UN passes landmark resolution for climate justice
The United Nations (UN) passed a landmark resolution on Wednesday that urges the International Court of Justice (ICJ) to outline nations' legal obligations related to curbing climate change disasters and their impacts on vulnerable communities.
The resolution — which was co-sponsored by some 132 countries — was adopted by consensus.
Vanuatu Prime Minister Ishmael Kalsakau called it "a win for climate justice of epic proportions."
Who proposed the resolution?
The government of Vanuatu started lobbying for the measure in 2021, after a campaign initiated by a group of students from a Fiji university in 2019.
Vanuatu, a small archipelago of about 319,000 people, is one of the countries most vulnerable to climate change. Its future is threatened by rising sea levels. The island nation has faced a string of recent disasters including back-to-back Category 4 cyclones, leaving thousands of citizens homeless.
Cynthia Houniuhi, leader of the Pacific Islands Students Fighting Climate Change group, hailed the adoption of the resolution.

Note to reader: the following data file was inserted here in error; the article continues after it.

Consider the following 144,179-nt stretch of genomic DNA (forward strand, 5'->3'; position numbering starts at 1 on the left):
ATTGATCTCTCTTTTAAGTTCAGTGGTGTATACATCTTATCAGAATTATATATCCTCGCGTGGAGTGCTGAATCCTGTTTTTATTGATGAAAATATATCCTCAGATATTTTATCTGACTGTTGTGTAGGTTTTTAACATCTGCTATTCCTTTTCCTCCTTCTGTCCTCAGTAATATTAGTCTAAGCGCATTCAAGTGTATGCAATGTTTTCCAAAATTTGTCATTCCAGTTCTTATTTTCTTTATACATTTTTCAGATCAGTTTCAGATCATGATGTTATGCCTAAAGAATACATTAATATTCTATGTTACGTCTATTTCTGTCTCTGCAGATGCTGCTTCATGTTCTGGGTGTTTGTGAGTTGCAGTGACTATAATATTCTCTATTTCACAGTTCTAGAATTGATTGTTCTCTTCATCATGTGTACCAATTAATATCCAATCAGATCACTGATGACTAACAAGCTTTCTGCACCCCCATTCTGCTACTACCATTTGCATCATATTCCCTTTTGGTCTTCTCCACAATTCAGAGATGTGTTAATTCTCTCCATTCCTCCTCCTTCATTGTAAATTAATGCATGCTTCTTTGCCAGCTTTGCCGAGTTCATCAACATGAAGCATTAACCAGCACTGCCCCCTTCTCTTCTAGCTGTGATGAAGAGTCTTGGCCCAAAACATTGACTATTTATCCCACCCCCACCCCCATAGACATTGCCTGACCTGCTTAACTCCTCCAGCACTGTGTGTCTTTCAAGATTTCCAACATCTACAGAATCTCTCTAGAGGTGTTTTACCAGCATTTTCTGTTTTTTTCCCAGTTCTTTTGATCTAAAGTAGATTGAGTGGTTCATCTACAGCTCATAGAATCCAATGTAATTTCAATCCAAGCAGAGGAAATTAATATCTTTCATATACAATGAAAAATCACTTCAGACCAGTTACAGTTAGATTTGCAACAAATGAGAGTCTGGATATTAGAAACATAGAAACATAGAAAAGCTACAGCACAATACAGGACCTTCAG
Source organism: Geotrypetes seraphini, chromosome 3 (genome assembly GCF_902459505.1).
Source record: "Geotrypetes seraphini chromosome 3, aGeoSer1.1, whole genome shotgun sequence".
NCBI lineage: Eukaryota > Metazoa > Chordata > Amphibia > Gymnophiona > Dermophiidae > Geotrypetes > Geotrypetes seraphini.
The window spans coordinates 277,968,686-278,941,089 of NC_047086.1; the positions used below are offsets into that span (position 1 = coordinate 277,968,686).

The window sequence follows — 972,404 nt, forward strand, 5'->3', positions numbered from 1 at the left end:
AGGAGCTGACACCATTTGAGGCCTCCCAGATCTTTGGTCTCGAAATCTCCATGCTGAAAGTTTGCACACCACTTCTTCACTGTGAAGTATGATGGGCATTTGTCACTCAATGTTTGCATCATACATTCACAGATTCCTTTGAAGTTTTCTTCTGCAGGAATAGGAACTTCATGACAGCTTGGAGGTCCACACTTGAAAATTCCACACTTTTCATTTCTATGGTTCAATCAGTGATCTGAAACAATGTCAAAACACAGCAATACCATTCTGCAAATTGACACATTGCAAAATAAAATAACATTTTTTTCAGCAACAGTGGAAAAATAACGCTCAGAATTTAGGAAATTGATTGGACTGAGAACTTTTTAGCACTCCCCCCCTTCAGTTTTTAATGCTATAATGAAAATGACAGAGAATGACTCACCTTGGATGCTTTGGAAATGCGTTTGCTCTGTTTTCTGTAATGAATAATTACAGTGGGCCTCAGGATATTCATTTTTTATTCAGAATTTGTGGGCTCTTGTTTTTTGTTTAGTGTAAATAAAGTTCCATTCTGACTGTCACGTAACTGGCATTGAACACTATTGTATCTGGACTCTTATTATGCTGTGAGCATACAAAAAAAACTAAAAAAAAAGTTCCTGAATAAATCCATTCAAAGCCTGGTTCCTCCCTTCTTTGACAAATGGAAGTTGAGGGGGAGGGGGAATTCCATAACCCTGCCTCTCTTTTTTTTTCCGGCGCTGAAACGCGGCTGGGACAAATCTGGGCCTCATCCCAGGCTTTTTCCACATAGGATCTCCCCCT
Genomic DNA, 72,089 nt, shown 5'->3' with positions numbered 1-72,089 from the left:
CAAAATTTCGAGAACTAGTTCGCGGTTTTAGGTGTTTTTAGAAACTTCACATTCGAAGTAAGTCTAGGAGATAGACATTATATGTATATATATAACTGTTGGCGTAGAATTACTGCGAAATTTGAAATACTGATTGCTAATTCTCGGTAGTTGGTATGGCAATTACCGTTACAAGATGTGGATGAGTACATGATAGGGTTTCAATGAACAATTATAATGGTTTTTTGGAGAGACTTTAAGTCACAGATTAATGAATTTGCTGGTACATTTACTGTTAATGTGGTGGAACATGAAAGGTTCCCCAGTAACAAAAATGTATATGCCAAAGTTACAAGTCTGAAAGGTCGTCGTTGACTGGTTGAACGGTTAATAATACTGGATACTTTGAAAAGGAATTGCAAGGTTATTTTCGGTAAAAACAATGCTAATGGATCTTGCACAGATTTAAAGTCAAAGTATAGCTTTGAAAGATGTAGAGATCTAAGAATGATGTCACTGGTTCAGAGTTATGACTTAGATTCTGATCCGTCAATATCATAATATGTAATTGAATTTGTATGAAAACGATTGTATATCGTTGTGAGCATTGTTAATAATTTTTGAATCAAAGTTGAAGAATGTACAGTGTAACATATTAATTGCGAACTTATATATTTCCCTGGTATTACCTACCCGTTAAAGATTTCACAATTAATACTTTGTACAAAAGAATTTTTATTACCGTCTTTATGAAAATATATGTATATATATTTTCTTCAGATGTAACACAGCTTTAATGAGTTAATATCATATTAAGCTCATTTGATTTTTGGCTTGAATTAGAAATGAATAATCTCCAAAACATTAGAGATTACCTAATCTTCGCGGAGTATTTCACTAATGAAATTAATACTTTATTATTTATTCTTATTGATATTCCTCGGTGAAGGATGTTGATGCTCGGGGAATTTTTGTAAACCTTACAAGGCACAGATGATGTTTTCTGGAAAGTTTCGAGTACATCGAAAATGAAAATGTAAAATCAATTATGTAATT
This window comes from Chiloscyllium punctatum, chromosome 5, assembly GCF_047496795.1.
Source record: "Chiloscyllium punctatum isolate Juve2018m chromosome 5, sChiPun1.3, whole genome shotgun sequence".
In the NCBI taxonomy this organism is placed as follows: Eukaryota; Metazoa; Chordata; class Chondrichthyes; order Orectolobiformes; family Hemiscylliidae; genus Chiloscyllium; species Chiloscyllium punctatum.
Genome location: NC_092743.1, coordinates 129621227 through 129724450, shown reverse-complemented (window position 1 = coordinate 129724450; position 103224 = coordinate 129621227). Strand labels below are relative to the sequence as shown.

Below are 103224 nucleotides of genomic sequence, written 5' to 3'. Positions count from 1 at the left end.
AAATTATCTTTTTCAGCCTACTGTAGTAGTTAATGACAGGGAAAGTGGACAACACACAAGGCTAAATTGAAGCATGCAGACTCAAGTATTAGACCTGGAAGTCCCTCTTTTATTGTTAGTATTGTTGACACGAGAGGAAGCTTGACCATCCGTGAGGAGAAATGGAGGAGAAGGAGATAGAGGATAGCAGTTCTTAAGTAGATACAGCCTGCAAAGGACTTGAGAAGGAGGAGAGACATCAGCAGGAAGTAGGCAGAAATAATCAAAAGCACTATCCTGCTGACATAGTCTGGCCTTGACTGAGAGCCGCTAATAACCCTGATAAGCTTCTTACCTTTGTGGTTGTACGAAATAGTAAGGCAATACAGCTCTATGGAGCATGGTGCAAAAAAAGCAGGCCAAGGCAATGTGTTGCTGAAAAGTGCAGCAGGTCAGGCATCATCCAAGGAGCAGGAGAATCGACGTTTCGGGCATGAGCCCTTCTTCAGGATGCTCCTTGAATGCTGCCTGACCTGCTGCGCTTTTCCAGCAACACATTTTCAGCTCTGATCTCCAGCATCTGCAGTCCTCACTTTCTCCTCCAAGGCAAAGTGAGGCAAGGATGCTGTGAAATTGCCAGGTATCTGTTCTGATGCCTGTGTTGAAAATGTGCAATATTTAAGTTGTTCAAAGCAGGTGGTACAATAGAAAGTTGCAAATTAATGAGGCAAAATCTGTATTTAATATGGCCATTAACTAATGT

"This was an opportunity to do something bigger than ourselves, bigger than our fears, something important for our future," she said.
What does it mean for climate action?
The resolution calls on the ICJ to lay out nations' obligations for protecting Earth's climate, and the legal consequences they face if they don't.
The court's opinion would be non-binding, but Vanuatu and supporters hope the forthcoming opinion, expected in about two years, will encourage governments to accelerate their climate action.
ICJ opinions are frequently considered by national courts and hold substantial moral and legal weight.
The adoption sends "a loud and clear message not only around the world but far into the future," Kalsakau said.
Why was the resolution proposed?
As part of the 2015 Paris Agreement, countries agreed to aim to limit warming to 1.5 degrees Celsius (2.7 degrees Fahrenheit) with an upper limit of 2 degrees Celsius (3.6 F). But governments have no legal obligation under the 2015 deal to meet their carbon emission reduction targets.
Supporters of the new resolution hope other instruments, including the UN Convention on the Law of the Sea, could offer pathways for enforcement.
The UN's panel of climate experts (IPCC) also warned a week earlier that immediate climate action was needed due to rising global average temperatures.
They warned that the temperature levels could reach 1.5 degrees Celsius (34.7 Fahrenheit) above the pre-industrial era by 2030-2035.
The new resolution would pave the way for "bolder and stronger climate action that our world so desperately needs," said UN Secretary-General Antonio Guterres.
aa/sri (Reuters, ap, afp)